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      Effects of electrical stimulation of the superior cervical ganglia on the number of "synaptic" ribbons and the activity of melatonin-forming enzymes in the rat pineal gland.

      Anatomy and embryology

      ultrastructure, Acetylserotonin O-Methyltransferase, metabolism, Animals, Arylamine N-Acetyltransferase, Electric Stimulation, Ganglia, Sympathetic, enzymology, Male, Melatonin, biosynthesis, Microscopy, Electron, Pineal Gland, Rats, Rats, Inbred Strains, Synapses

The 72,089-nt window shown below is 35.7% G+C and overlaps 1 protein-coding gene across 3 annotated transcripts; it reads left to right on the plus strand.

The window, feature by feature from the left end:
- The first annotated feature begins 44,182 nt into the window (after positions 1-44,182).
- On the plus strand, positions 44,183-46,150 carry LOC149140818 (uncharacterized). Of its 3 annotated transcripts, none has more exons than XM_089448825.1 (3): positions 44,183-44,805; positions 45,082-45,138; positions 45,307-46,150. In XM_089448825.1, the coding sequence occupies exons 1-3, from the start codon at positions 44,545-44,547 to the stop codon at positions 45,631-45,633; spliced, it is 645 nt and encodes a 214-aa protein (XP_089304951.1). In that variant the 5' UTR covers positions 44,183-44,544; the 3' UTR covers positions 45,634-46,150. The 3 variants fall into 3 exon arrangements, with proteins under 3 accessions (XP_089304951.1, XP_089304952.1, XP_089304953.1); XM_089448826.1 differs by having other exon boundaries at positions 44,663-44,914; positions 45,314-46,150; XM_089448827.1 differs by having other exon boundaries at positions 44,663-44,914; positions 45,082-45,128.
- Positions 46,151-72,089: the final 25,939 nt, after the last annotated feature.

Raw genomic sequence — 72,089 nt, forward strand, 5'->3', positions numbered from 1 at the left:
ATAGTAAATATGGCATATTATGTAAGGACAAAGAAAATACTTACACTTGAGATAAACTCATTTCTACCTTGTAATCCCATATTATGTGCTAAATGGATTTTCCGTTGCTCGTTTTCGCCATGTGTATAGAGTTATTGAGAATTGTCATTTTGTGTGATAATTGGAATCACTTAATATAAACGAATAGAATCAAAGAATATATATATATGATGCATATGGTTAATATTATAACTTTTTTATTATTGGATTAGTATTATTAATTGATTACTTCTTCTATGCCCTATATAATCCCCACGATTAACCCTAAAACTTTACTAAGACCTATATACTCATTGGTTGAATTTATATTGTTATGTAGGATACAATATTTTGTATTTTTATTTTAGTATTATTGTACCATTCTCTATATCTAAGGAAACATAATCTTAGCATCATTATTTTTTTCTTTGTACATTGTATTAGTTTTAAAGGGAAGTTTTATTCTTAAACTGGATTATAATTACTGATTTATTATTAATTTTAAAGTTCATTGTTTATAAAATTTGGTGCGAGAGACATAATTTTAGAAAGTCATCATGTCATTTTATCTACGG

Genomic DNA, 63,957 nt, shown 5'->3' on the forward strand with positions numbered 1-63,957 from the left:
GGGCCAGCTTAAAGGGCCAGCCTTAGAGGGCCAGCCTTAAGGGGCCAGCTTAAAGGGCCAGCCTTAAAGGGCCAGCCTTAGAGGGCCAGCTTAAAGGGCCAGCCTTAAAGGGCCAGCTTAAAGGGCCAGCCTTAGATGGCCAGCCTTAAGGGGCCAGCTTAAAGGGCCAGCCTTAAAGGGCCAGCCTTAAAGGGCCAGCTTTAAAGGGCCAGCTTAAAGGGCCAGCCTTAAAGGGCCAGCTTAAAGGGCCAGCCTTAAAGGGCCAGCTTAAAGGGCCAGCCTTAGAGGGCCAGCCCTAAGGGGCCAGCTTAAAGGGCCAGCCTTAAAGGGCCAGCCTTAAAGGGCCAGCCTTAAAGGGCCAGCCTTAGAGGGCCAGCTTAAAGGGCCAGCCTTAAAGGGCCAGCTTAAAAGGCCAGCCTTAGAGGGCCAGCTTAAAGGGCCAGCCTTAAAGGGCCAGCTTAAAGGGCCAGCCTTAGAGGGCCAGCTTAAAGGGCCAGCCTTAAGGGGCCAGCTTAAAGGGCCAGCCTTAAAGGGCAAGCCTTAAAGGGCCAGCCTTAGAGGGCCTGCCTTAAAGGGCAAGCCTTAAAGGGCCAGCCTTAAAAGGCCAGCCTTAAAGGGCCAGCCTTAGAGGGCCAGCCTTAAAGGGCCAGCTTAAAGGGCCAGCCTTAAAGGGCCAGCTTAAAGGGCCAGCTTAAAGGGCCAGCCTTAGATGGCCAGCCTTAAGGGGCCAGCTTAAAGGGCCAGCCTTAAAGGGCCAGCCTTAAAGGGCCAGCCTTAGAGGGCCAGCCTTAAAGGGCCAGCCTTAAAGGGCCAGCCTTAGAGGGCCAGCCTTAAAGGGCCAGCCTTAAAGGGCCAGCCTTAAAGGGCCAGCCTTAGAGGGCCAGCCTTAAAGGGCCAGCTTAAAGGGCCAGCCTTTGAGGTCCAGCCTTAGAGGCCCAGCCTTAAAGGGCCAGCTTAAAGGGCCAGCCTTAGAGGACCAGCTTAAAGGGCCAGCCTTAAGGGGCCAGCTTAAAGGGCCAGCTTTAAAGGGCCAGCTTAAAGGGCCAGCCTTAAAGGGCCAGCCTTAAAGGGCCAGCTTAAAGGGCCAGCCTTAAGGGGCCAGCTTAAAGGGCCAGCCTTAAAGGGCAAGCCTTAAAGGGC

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          Melatonin metabolism in the mammalian pineal gland is under the clear influence of sympathetic fibers originating in the superior cervical ganglia (SCG). Previous studies suggested that pineal "synaptic" ribbons (SR) as well are regulated by the gland's sympathetic innervation. To gain more insight into the mechanisms involved, we examined the effects of sympathetic stimulation on SR number and on the activity of melatonin forming enzymes, serotonin N-acetyltransferase (NAT) and hydroxyindole-O-methyltransferase (HIOMT). The SCG in adult male rats were stimulated electrically during daytime for either 15 or 120 min. Immediately following stimulation, the glands were removed and processed for electron microscopy and for the determination of NAT and HIOMT activities. No differences in pineal SR number, size or location were found in rats stimulated with either parameters when compared with sham-stimulated or control animals. While the activity of HIOMT remained unchanged, the activity of NAT was also unaltered following 15 min of stimulation, but was augmented approximately three-fold in animals stimulated for 120 min. It is concluded that if SR in the rat pineal gland are under sympathetic control, the regulation is different from that involved in melatonin formation.

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